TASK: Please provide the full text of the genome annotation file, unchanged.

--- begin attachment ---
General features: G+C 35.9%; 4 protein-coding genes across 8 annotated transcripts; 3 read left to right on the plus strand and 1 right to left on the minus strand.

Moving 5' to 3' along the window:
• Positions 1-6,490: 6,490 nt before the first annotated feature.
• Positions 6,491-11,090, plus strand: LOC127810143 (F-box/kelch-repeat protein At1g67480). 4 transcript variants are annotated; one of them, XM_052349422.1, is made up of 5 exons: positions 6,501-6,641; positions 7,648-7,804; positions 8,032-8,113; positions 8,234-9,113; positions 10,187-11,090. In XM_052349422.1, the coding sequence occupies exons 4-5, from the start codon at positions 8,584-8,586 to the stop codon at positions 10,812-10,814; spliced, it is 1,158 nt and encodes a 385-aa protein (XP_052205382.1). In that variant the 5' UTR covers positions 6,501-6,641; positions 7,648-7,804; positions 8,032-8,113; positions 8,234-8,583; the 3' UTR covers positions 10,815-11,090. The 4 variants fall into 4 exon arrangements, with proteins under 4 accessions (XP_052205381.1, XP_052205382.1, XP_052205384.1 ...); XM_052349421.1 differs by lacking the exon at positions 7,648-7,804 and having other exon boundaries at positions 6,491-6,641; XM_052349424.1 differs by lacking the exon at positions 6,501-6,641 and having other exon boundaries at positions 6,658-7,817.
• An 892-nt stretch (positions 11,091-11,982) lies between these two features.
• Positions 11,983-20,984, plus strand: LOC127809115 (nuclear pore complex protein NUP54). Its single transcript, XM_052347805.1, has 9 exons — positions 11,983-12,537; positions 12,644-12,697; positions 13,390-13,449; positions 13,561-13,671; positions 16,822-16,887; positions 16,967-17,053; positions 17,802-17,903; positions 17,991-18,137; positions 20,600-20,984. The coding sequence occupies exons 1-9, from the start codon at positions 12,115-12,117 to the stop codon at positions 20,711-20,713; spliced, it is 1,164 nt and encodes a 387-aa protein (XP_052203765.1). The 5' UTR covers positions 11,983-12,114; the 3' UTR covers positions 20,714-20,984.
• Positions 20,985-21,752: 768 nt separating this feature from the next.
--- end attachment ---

General features: G+C 35.9%; 4 protein-coding genes across 8 annotated transcripts; 3 read left to right on the plus strand and 1 right to left on the minus strand.

Moving 5' to 3' along the window:
• Positions 1-6,490: 6,490 nt before the first annotated feature.
• Positions 6,491-11,090, plus strand: LOC127810143 (F-box/kelch-repeat protein At1g67480). 4 transcript variants are annotated; one of them, XM_052349422.1, is made up of 5 exons: positions 6,501-6,641; positions 7,648-7,804; positions 8,032-8,113; positions 8,234-9,113; positions 10,187-11,090. In XM_052349422.1, the coding sequence occupies exons 4-5, from the start codon at positions 8,584-8,586 to the stop codon at positions 10,812-10,814; spliced, it is 1,158 nt and encodes a 385-aa protein (XP_052205382.1). In that variant the 5' UTR covers positions 6,501-6,641; positions 7,648-7,804; positions 8,032-8,113; positions 8,234-8,583; the 3' UTR covers positions 10,815-11,090. The 4 variants fall into 4 exon arrangements, with proteins under 4 accessions (XP_052205381.1, XP_052205382.1, XP_052205384.1 ...); XM_052349421.1 differs by lacking the exon at positions 7,648-7,804 and having other exon boundaries at positions 6,491-6,641; XM_052349424.1 differs by lacking the exon at positions 6,501-6,641 and having other exon boundaries at positions 6,658-7,817.
• An 892-nt stretch (positions 11,091-11,982) lies between these two features.
• Positions 11,983-20,984, plus strand: LOC127809115 (nuclear pore complex protein NUP54). Its single transcript, XM_052347805.1, has 9 exons — positions 11,983-12,537; positions 12,644-12,697; positions 13,390-13,449; positions 13,561-13,671; positions 16,822-16,887; positions 16,967-17,053; positions 17,802-17,903; positions 17,991-18,137; positions 20,600-20,984. The coding sequence occupies exons 1-9, from the start codon at positions 12,115-12,117 to the stop codon at positions 20,711-20,713; spliced, it is 1,164 nt and encodes a 387-aa protein (XP_052203765.1). The 5' UTR covers positions 11,983-12,114; the 3' UTR covers positions 20,714-20,984.
• Positions 20,985-21,752: 768 nt separating this feature from the next.